Scout Oath
On my honor I will do my best
To do my duty to God and my country
and to obey the Scout Law;
To help other people at all times;
To keep myself physically strong, mentally awake, and morally straight.

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Ethical Controversies

Who Owns Your Knowledge

WHO OWNS YOUR KNOWLEDGE?

This scenario was developed by P.M. Kohn and R.V. Hughson and cited in Ethics in Engineering by M.W. Martin and Roland Schinzinger. (New York: McGraw-Hill, 1989)

Position One: Improve the Candy

Ken is a process engineer for Stardust Chemical Corporation. He has signed a secrecy agreement with the firm that prohibits his divulging information that the company considers proprietary (belonging to the company).

Stardust has developed an adaptation of a standard piece of equipment that makes it highly efficient for cooling viscous plastics slurry. Stardust decided not to patent the idea but to keep it as a trade secret.

Eventually, Ken leaves Stardust and goes to work for a candy-processing company that is not in any way in competition with Stardust. He soon realizes that a modification similar to Stardust's trade secret could be applied to a different machine used for cooling fudge, and at once has the change made.

Has Ken acted ethically?

Yes. Ken went to work for a company that doesn't compete with his previous employer. It is not likely that their adaptation of the fudge cooling machine will be used anywhere else. They are not planning on trying to make money by selling the idea to someone else.

Ken cannot be expected to partition his brain into segments based on the source of his knowledge. He has to use the knowledge he has accumulated and should not be expected to keep it a secret forever. The new company has the right to benefit from his skills, especially since the first company didn't patent the process.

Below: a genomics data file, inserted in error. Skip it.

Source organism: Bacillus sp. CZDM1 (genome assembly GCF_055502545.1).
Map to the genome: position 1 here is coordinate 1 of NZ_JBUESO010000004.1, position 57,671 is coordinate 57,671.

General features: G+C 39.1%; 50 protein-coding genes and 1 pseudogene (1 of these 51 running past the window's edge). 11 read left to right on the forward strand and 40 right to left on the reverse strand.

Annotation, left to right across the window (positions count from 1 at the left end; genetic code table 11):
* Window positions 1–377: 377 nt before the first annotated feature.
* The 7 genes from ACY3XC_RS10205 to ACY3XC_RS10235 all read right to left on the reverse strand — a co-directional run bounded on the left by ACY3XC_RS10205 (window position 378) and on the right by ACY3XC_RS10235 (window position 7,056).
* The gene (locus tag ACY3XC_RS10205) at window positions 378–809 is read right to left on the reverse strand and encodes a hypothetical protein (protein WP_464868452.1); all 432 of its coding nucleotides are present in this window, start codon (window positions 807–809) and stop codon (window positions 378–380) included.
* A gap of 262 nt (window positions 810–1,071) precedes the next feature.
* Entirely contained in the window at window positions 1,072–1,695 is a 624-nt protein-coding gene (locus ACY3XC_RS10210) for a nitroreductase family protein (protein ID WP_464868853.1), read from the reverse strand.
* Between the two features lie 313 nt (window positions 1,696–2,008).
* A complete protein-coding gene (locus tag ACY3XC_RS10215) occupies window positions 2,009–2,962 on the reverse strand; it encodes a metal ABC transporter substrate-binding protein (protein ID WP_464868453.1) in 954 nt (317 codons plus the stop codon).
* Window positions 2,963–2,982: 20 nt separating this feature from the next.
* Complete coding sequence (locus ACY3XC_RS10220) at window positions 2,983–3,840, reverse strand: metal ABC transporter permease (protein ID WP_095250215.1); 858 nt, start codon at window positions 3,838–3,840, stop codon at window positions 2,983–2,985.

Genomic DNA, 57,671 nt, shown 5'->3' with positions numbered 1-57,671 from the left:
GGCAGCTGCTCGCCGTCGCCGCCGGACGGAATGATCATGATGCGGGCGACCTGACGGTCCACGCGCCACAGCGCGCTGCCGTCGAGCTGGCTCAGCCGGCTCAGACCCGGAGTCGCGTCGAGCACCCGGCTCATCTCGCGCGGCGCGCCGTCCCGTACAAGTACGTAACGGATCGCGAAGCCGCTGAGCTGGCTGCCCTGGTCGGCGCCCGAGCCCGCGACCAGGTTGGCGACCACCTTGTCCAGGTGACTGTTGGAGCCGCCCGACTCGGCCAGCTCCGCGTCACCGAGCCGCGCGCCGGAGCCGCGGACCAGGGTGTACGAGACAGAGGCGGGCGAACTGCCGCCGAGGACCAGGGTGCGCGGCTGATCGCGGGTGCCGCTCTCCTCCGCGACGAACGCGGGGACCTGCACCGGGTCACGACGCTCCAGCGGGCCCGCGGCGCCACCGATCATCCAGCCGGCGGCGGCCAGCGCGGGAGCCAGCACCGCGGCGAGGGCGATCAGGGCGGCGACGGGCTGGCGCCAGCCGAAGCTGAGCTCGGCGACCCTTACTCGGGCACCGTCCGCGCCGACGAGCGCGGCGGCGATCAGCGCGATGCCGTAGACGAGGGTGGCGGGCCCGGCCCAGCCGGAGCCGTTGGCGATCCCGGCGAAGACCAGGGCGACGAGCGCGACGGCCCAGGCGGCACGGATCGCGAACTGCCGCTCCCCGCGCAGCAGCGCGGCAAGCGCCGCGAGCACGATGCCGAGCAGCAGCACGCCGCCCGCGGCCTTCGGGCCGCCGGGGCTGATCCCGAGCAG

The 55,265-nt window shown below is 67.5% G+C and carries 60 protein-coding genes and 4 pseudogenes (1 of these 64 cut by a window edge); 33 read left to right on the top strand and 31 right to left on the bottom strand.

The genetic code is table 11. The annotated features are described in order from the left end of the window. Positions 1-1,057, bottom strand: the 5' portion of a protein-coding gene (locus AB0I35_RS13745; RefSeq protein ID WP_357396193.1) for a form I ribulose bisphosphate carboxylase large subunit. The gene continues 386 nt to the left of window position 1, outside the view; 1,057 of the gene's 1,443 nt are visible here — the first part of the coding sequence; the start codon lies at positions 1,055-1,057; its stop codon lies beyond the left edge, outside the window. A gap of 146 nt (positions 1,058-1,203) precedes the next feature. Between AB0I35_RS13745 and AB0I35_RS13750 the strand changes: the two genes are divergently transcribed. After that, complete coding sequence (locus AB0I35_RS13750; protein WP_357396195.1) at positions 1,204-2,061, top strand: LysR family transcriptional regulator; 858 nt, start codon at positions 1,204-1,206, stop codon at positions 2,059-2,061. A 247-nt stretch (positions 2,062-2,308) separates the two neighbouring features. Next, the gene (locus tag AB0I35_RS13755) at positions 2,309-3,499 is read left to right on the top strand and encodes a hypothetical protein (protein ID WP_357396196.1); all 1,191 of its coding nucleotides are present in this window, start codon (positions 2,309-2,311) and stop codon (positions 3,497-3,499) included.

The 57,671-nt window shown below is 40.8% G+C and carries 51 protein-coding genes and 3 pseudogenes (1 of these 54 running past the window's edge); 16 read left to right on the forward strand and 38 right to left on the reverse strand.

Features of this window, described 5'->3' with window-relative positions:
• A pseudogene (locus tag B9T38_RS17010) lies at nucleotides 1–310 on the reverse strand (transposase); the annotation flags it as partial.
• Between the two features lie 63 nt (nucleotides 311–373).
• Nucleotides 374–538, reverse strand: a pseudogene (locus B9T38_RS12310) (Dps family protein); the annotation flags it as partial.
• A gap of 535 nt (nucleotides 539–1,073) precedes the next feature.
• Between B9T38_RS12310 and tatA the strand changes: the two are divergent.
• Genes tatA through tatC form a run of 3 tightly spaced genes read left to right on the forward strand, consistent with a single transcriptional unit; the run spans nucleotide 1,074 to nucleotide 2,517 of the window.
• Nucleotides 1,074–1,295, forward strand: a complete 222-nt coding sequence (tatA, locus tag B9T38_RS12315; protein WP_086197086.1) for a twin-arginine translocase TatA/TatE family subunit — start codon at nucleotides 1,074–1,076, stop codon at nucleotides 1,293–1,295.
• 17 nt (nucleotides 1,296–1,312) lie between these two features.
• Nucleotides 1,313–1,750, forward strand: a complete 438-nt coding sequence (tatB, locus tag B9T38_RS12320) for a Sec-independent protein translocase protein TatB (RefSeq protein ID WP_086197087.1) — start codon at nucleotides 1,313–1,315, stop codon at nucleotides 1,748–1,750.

Position Two: Keep It a Secret

Ken is a process engineer for Stardust Chemical Corporation. He has signed a secrecy agreement with the firm that prohibits his divulging information that the company considers proprietary (belonging to the company).

Stardust has developed an adaptation of a standard piece of equipment that makes it highly efficient for cooling viscous plastics slurry. Stardust decided not to patent the idea but to keep it as a trade secret.

Eventually, Ken leaves Stardust and goes to work for a candy-processing company that is not in any way in competition with Stardust. He soon realizes that a modification similar to Stardust's trade secret could be applied to a different machine used for cooling fudge, and at once has the change made.

Has Ken acted ethically?

No. He signed a secrecy agreement with the requirement that the information was to be kept in that company. Honesty requires that he should honor that agreement.

Stardust will probably lose the opportunity for income because even if Ken's new company doesn't share the idea with anyone else, it's very likely that someone in the candy factory will move to a new company and will use it there. Ken has no control over where it goes.